Our great aunt Lil Howard lived with Charlie her husband in a few rooms at Coombe throughout the war....she died aged 87. Her father had given her the house in the early 1900s as a wedding prresent with many acres both sides of the river Thames and many staff cottages. Lil and Charlie her husband lived at Coombe with 50 servants......and demolished the house leaving one wing at the end of the war.
My grandson wills found your websight and also details of your Coombe Park visit. we loved the pics....Have a great day Sheila Howard!!!!! granson is Wills. bye.

rationalrecipes said...

Hi there - just thought i'd throw this into the mix - Coombe Park used to belong to my great grandfather on my mothers side (family name of Fall). Was stunned to see pictures of it - the only one i have is a very faded sepia photograph (more than happy to send a digital copy if you'd like!).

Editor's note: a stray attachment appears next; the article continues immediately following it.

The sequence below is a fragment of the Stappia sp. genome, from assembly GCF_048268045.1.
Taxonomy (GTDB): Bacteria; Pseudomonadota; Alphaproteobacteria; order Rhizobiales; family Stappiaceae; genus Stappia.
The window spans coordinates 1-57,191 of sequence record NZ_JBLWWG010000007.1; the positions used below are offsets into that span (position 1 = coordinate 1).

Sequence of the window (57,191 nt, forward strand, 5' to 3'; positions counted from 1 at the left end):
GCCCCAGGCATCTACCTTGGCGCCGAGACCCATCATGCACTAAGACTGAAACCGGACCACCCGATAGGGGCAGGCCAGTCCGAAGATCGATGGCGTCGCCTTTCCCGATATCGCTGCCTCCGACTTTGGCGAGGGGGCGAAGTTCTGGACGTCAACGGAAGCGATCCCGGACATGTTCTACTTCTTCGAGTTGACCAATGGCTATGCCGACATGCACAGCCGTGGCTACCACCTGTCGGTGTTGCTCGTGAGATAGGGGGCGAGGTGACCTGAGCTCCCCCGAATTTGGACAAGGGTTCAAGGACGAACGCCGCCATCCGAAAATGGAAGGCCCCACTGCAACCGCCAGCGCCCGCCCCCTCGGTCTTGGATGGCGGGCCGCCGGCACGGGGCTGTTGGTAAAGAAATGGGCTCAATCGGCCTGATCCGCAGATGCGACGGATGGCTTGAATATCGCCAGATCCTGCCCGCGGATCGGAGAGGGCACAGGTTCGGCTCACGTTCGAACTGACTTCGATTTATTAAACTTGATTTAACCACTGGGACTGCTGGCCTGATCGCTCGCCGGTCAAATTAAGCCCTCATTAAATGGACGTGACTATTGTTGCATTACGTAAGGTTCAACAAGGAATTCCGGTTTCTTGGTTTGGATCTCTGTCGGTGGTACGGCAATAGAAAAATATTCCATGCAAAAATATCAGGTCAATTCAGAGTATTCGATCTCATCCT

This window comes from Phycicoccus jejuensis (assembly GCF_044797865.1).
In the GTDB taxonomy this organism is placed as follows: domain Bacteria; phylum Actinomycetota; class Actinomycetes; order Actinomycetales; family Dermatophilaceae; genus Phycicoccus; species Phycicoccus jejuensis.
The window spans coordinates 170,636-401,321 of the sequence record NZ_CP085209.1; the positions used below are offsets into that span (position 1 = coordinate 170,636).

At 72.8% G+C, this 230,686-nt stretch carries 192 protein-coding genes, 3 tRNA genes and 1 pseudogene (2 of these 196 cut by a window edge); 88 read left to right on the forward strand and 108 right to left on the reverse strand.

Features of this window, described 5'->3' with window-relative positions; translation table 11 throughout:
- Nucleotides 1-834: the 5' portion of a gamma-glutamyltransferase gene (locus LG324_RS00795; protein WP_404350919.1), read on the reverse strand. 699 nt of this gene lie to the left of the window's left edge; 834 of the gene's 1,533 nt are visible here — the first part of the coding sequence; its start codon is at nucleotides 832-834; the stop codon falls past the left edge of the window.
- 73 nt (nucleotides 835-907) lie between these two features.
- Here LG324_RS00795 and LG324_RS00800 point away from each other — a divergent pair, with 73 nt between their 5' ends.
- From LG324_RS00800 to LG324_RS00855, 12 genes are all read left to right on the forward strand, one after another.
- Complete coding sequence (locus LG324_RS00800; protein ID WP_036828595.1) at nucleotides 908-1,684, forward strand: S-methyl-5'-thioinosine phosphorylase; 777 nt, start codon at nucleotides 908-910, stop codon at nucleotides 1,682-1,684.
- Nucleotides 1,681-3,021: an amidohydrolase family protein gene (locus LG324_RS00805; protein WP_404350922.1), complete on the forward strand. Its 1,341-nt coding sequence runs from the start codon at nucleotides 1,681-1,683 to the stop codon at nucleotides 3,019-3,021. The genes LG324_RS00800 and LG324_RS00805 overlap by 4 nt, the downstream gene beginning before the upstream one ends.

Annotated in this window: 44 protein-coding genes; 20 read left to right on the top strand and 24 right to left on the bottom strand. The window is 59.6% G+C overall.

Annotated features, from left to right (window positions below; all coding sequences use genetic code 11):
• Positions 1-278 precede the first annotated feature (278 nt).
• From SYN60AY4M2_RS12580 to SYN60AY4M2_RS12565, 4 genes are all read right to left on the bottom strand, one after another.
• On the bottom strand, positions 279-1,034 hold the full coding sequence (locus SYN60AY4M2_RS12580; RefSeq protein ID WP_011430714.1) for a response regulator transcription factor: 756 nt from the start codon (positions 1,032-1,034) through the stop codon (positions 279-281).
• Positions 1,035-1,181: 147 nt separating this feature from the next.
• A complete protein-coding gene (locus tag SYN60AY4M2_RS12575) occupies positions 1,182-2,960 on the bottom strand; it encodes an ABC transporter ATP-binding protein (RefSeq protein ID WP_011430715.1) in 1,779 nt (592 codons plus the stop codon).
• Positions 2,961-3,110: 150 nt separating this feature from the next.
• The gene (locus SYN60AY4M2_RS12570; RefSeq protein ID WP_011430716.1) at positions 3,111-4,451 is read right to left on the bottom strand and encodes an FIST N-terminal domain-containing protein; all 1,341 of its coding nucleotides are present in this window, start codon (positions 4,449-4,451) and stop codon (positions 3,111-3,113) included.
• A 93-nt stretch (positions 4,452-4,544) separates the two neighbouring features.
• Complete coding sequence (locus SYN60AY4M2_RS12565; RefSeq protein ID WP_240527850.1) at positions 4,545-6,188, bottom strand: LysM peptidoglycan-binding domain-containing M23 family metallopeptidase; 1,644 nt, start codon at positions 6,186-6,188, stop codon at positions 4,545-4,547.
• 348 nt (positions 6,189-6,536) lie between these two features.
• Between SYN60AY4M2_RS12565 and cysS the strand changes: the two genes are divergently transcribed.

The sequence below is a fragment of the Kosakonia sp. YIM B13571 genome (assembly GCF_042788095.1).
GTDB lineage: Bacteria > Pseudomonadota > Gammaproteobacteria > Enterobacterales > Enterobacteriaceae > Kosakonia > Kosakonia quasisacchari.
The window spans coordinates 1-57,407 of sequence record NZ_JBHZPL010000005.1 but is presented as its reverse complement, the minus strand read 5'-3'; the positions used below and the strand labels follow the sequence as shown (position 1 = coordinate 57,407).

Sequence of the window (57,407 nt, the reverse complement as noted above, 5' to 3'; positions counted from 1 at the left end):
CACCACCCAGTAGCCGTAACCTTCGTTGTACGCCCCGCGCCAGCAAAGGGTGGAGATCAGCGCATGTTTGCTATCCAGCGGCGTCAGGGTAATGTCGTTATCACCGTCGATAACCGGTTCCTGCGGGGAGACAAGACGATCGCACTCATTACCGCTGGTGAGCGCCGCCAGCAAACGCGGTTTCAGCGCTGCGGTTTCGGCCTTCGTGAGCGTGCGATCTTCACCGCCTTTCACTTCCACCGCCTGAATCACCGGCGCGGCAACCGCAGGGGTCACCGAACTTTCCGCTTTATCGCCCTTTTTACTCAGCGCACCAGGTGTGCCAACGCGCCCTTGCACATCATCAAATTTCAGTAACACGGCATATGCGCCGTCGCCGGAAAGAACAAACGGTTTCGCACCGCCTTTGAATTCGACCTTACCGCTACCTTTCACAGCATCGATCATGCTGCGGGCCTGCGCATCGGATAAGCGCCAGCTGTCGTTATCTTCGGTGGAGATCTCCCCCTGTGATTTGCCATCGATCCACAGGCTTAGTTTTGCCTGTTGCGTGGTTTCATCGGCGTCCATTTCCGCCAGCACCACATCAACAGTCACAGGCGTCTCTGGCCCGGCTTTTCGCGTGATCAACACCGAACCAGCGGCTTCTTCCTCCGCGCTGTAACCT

Chris Manson said...

Fascinating story, - should explain that Richard Howard ( Sheila Howard's husband ) was my mother's first cousin and Richard now lives close to Coombe Park - he was responsible for the Beal Trust Bird Sanctuary which is situated by the Thames close by.
Coombe Park was a beautiful place - more so inside - so such a shame to see it now, in your photos.
Must have been a pleasure to follow your Dad's footsteps.
Chris Manson - now living in France.

Jonathan Farmiloe said...

In the 1920s and 1930s my father was brought up at his nearby family home, Purley Park (now Purley Magna), and knew the Howards of Coombe Park well. Subsequently I attended Bradfield College in the 1960s, and Lil Howard became a very dear friend. I would often have Sunday lunch with Gilbert Beale and Aunt Lil at Home Farm followed by tea at Coombe Park, and I then had to cycle back to the school where I was boarding. Richard and Sheila Howard were kind enough to lend my father a flat in the main house at a time when he was working nearby. I have many happy memories such as fresh peaches for breakfast grown in the greenhouse, beautiful surroundings, and Aunt Lil lending me her Rolls Royce Silver Wraith on a number of occasions even though I was only 18 years old. A very special place and time.
Jonathan Farmiloe. Now living in Dorset UK.

Anthony McIntosh said...

Hello